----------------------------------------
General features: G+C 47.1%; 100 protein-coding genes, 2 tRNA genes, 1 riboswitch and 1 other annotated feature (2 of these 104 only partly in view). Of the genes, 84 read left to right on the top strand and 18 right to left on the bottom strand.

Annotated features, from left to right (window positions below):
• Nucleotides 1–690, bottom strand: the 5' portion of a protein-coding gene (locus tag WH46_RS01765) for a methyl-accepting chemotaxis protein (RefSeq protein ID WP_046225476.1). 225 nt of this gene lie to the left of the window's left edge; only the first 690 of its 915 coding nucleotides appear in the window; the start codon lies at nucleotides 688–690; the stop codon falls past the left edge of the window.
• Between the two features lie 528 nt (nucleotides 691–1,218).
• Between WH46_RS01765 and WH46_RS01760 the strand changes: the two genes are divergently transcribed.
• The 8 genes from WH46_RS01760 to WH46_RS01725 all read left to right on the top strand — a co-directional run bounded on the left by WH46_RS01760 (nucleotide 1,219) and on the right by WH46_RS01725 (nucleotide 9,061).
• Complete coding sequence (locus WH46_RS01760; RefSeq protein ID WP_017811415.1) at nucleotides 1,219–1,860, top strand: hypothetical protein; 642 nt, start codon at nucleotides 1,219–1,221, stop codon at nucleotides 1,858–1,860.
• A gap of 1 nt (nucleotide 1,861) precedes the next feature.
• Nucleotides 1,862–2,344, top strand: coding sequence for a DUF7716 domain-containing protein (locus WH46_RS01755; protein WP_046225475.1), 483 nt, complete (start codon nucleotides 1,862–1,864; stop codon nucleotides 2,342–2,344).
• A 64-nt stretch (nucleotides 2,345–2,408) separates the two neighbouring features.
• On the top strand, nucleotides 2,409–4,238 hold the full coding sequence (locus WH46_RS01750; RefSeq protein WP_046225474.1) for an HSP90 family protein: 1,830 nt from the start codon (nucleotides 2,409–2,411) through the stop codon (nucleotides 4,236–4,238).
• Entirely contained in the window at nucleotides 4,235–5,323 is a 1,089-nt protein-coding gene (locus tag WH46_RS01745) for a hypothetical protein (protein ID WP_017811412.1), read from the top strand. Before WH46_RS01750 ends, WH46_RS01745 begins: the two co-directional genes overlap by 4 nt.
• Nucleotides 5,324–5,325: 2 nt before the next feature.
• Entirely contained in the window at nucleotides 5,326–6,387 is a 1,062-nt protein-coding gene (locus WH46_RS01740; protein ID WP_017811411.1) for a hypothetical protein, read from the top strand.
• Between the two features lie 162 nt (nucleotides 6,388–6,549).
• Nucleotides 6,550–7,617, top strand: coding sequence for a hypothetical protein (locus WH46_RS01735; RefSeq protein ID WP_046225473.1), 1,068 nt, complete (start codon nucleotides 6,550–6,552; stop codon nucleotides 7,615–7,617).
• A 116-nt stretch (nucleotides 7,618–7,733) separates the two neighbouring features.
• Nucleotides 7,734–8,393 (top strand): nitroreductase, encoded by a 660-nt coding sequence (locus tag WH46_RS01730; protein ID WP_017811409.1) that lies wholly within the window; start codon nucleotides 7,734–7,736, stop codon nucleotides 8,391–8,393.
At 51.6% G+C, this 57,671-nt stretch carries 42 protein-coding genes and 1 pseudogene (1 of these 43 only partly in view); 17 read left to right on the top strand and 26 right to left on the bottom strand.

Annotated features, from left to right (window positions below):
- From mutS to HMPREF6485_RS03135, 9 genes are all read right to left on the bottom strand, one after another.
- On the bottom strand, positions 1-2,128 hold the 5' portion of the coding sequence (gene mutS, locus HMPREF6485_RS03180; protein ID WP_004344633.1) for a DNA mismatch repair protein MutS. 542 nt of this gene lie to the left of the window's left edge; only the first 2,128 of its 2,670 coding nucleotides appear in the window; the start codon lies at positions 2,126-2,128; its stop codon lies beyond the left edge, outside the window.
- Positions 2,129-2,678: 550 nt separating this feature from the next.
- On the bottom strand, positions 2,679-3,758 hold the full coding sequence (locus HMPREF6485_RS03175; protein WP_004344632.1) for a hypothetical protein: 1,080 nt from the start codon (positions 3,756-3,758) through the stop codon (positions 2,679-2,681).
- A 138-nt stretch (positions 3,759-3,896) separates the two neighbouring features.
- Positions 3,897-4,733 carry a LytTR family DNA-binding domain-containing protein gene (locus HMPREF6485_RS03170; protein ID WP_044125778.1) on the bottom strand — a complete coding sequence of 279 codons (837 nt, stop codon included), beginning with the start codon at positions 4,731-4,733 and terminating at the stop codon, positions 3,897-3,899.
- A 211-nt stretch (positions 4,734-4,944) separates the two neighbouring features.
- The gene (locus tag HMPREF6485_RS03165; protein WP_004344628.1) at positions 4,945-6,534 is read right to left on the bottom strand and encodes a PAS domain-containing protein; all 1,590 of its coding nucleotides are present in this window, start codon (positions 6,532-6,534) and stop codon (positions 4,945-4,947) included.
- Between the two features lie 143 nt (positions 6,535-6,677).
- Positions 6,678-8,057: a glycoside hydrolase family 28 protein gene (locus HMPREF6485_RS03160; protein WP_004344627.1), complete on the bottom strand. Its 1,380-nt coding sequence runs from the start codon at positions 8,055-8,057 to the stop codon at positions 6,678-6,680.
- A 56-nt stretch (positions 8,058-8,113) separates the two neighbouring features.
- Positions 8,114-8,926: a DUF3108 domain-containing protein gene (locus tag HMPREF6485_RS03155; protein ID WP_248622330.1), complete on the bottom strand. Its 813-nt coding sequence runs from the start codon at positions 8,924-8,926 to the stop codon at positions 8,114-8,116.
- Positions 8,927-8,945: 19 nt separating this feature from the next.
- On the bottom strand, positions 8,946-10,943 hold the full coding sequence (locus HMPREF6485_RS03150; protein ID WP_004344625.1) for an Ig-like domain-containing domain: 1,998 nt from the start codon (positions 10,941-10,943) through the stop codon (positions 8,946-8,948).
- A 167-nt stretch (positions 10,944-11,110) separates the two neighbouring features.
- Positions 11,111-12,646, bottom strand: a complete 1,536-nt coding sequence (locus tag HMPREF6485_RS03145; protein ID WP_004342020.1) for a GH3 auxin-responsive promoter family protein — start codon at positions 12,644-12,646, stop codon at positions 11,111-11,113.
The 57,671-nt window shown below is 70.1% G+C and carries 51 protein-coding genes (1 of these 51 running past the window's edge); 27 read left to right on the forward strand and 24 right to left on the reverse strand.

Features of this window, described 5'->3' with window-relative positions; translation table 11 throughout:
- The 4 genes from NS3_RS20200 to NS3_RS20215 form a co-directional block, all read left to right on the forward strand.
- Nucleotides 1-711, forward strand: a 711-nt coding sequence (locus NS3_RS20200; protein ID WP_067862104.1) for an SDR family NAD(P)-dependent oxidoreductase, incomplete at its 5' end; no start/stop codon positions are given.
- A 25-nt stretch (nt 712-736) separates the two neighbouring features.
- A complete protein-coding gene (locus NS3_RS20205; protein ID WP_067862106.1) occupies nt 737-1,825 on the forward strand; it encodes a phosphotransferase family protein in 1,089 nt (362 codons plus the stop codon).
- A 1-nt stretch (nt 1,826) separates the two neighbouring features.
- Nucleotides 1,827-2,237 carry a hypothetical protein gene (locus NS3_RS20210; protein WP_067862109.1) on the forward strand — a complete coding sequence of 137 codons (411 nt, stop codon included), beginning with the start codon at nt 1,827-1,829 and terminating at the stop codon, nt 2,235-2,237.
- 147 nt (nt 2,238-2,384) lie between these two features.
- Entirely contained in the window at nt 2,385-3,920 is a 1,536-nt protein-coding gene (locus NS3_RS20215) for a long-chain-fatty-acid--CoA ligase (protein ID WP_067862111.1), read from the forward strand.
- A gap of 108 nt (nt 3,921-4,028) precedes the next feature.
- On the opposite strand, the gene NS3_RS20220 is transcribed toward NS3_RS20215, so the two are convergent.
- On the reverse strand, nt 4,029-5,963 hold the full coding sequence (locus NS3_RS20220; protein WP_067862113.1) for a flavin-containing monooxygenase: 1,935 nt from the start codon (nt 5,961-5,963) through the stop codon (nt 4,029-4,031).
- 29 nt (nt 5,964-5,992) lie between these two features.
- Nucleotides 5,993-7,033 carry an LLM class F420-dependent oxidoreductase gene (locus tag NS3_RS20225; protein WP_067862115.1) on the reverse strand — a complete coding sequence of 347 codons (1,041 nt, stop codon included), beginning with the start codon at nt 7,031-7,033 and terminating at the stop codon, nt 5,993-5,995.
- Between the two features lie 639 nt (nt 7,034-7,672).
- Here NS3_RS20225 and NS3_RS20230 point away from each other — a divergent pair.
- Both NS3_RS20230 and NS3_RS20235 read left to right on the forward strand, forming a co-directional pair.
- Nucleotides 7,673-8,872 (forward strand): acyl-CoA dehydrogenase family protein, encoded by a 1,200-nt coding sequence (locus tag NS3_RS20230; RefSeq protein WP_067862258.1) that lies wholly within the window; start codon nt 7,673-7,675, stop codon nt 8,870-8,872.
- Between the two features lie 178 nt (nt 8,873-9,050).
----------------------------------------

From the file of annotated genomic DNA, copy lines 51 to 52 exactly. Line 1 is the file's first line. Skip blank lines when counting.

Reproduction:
- Nucleotides 5,993-7,033 carry an LLM class F420-dependent oxidoreductase gene (locus tag NS3_RS20225; protein WP_067862115.1) on the reverse strand — a complete coding sequence of 347 codons (1,041 nt, stop codon included), beginning with the start codon at nt 7,031-7,033 and terminating at the stop codon, nt 5,993-5,995.
- Between the two features lie 639 nt (nt 7,034-7,672).